According to a recent survey conducted by the independent polling organization Penn Shoen Berland, a majority of hospital executives expect health information technology (IT) to increase efficiency, manage workflow and drive successful outcomes in the operating room (OR).
Responses were taken from 142 hospital decision makers, including CEOs, COOs and CFOs. Results showed that 79 percent believe that IT solutions will facilitate success in the OR and an overwhelming 96 percent said that it will be instrumental in recruiting quality doctors and nurses.
John Antes, president of Barnes Jewish Progress West Healthcare Center, said in a recent Healthcare IT News article that an OR is the financial engine of any hospital and it needs to run smoothly in order for the entire organization to be successful.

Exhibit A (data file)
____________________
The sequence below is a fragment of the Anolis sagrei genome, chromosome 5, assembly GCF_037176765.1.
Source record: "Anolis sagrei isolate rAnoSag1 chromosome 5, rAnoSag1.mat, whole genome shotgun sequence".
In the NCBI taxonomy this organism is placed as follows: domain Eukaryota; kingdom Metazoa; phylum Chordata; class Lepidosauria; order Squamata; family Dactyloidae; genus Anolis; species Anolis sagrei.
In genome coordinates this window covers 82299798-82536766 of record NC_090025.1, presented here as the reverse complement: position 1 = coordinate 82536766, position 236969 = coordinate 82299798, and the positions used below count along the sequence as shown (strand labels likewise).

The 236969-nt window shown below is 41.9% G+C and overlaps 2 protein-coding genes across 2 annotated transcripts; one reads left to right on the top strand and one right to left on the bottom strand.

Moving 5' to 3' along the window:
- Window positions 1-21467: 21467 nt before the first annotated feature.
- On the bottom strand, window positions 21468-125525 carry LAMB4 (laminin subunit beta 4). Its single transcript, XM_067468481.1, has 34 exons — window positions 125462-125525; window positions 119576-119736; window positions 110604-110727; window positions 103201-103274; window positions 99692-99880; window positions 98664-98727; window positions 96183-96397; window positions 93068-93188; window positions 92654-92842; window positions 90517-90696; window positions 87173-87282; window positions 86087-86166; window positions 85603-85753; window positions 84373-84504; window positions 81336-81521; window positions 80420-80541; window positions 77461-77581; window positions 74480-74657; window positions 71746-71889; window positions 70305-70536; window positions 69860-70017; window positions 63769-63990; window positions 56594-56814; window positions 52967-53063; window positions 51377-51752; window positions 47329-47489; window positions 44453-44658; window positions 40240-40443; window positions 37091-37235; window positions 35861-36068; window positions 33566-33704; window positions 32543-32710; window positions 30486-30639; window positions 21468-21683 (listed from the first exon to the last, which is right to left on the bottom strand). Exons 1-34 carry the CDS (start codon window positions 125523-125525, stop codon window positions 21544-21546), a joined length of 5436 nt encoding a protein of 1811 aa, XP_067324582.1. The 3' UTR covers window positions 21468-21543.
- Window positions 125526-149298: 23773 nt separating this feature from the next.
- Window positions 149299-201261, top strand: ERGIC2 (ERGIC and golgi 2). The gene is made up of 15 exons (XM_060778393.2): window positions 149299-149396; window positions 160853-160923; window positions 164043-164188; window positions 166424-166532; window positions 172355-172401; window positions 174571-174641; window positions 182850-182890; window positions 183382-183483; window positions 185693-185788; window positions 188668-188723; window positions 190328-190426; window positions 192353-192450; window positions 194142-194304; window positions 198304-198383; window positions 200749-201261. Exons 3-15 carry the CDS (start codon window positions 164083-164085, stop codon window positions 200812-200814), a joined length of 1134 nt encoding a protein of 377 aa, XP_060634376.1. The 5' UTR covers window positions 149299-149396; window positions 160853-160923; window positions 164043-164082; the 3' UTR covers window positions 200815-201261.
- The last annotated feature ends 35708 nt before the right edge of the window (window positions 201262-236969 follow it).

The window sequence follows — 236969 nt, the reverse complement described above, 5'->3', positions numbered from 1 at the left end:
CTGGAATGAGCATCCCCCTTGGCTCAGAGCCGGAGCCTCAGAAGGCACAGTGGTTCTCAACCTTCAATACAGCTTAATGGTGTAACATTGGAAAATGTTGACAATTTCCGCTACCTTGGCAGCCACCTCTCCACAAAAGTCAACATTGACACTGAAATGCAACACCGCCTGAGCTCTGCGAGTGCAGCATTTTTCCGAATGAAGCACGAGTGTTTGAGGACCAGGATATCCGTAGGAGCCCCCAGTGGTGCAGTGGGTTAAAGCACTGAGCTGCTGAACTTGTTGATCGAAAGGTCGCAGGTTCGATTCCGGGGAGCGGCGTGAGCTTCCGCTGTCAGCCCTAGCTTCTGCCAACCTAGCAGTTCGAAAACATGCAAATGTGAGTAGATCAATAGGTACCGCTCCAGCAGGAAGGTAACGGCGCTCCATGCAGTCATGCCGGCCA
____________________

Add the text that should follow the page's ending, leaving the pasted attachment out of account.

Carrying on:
"Investing in perioperative technology that improves efficiencies, supports cost reduction efforts and promotes patient safety is imperative for the success of the OR and the hospital," Antes said.
Further proof of the increased use of technologies in hospitals was Minnesota dethroning Massachusetts as having the highest rate of e-prescribing use, according to the seventh annual Surescripts' Safe-Rx Awards.
Harry Totonis, president and CEO of Surescripts, told the news source that Minnesota has made impressive gains in the adoption and use of all three aspects of e-prescribing - prescription routing and the utilization of benefit information and medication history.
To ensure that any new additions to a hospital or healthcare services provider can adequately handle the changing types of technology, HR managers and company leaders should consider using a basic computer skills test in the hiring process.
In addition, employment assessment tests will help find individuals who have the necessary skills to hit the ground running when new technologies are instituted, which will push an organization forward.